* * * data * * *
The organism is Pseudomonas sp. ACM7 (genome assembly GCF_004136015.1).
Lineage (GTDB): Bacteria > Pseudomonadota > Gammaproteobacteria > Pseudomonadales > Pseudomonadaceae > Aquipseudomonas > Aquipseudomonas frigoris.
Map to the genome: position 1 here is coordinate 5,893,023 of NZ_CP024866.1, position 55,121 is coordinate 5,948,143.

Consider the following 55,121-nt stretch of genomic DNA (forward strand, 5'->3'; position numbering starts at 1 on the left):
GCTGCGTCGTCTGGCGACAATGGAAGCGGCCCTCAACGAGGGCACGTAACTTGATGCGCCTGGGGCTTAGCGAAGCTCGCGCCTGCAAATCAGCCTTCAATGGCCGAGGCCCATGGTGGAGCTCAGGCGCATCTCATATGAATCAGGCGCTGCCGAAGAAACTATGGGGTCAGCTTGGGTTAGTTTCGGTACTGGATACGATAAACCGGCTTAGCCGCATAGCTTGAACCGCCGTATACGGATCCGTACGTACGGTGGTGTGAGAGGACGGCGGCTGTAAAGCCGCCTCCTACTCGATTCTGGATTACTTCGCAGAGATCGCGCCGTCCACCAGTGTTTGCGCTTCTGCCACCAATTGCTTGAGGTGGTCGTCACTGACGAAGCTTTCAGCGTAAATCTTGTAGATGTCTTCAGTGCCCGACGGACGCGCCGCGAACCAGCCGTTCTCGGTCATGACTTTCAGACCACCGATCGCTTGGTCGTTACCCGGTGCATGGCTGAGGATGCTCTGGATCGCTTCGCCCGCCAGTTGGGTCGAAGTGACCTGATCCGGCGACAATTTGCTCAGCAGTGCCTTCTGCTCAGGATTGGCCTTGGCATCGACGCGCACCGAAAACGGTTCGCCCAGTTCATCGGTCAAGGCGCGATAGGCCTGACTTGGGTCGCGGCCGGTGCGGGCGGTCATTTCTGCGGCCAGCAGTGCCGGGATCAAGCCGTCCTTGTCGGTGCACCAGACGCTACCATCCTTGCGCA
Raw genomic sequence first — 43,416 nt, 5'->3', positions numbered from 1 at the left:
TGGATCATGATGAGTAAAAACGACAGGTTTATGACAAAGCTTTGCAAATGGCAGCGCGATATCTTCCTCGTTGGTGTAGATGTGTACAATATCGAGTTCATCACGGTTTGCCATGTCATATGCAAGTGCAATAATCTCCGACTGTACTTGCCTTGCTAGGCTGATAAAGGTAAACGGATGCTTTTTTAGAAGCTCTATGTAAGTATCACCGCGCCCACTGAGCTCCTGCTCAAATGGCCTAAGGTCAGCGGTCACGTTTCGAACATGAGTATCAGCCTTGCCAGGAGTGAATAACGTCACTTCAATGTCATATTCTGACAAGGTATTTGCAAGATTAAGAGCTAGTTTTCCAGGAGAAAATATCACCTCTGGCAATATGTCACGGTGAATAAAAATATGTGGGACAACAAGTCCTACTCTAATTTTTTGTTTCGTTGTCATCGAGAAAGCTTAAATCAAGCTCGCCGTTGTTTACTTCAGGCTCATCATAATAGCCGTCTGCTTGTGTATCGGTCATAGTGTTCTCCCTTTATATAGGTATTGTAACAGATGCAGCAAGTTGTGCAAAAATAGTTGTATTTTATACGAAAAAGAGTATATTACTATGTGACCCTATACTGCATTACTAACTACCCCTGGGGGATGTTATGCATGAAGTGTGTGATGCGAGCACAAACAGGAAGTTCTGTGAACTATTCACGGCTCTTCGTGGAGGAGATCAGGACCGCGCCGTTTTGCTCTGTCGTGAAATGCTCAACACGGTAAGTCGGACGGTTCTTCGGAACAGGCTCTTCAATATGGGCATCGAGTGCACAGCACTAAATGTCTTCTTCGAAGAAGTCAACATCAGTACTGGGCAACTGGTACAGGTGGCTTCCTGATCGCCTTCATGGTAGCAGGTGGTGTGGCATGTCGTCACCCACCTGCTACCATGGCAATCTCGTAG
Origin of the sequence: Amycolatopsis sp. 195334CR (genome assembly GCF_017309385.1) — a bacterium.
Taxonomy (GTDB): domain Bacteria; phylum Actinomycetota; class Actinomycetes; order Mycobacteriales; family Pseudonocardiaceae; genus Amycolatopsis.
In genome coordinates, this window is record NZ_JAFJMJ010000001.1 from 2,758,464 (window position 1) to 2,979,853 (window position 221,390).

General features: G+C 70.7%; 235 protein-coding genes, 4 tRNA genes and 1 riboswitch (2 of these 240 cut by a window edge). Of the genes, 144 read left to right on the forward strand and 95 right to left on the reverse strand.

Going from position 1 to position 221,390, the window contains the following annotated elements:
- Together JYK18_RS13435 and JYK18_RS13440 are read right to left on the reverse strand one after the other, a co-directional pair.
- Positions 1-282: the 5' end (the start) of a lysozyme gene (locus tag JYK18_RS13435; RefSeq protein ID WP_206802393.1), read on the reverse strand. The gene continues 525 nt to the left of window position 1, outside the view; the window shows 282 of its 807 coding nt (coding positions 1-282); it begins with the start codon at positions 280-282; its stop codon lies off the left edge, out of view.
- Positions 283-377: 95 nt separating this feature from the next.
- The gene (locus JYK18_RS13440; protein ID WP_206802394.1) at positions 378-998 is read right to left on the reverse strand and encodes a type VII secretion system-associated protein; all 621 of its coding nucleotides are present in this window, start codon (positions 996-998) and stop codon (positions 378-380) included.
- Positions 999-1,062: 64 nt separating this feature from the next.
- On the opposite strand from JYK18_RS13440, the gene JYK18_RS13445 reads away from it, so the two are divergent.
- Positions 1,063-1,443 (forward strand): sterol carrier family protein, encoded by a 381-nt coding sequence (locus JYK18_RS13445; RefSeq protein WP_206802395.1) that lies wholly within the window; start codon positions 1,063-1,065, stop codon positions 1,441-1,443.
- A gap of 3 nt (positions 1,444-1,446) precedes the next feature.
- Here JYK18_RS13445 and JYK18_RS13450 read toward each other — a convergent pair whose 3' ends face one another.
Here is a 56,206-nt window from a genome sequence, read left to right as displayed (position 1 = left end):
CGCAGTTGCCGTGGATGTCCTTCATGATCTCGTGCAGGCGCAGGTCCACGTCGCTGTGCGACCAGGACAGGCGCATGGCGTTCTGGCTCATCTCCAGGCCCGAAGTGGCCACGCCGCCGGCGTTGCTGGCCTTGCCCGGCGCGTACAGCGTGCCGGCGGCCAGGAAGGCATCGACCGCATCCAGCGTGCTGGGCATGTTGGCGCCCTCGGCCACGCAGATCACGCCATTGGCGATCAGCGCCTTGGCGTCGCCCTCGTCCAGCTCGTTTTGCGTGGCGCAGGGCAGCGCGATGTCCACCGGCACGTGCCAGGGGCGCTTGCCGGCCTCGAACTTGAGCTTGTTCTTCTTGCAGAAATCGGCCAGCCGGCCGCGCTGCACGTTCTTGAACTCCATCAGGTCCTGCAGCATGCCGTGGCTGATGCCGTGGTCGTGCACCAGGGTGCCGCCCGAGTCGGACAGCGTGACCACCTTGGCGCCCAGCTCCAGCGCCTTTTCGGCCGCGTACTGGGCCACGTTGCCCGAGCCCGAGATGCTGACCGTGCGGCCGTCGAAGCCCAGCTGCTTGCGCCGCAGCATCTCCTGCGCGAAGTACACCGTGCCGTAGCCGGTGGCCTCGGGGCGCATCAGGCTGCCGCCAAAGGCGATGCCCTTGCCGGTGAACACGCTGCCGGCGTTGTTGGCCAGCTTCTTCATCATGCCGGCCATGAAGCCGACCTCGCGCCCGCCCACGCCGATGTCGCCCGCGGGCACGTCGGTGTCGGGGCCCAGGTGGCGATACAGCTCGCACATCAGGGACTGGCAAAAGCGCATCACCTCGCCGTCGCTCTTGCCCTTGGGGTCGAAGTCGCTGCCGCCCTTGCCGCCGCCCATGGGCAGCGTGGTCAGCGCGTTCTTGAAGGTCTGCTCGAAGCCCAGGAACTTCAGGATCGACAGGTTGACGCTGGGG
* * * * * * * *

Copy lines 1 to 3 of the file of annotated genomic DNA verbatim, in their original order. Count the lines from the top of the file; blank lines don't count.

The organism is Pseudomonas sp. ACM7 (genome assembly GCF_004136015.1).
Lineage (GTDB): Bacteria > Pseudomonadota > Gammaproteobacteria > Pseudomonadales > Pseudomonadaceae > Aquipseudomonas > Aquipseudomonas frigoris.
Map to the genome: position 1 here is coordinate 5,893,023 of NZ_CP024866.1, position 55,121 is coordinate 5,948,143.